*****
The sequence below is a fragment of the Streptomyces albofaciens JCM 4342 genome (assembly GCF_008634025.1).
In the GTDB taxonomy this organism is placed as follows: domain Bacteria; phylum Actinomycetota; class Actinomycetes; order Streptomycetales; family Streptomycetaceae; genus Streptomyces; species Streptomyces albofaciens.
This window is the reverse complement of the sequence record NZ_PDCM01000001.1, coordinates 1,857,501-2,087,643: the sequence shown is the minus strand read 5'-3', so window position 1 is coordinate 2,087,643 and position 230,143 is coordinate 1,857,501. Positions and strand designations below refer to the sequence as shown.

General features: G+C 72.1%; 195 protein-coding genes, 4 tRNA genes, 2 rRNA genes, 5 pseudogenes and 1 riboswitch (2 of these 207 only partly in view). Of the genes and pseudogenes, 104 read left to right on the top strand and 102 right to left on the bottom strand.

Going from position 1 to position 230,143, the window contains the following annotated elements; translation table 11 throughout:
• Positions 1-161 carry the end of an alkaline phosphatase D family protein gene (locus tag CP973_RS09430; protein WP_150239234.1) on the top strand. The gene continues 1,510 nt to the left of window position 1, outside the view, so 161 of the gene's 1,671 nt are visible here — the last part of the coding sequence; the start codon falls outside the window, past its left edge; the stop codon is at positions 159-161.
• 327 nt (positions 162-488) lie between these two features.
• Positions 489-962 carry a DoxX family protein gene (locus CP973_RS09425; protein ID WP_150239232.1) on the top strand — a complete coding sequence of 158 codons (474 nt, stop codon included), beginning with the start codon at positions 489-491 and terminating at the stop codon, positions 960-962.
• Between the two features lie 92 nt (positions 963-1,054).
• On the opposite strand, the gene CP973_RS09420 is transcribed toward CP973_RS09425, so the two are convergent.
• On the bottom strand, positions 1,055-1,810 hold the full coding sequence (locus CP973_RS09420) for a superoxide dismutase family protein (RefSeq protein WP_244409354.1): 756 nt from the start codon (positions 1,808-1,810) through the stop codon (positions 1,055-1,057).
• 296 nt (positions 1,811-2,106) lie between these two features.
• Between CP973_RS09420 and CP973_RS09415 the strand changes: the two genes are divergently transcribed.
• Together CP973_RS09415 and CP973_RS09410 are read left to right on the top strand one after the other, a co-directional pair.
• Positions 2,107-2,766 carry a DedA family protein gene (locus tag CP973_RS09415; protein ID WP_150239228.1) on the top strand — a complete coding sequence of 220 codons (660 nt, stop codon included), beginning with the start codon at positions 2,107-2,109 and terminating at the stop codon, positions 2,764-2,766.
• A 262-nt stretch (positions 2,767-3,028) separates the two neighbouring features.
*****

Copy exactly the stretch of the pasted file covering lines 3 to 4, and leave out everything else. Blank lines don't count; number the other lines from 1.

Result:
This window is the reverse complement of the sequence record NZ_PDCM01000001.1, coordinates 1,857,501-2,087,643: the sequence shown is the minus strand read 5'-3', so window position 1 is coordinate 2,087,643 and position 230,143 is coordinate 1,857,501. Positions and strand designations below refer to the sequence as shown.

General features: G+C 72.1%; 195 protein-coding genes, 4 tRNA genes, 2 rRNA genes, 5 pseudogenes and 1 riboswitch (2 of these 207 only partly in view). Of the genes and pseudogenes, 104 read left to right on the top strand and 102 right to left on the bottom strand.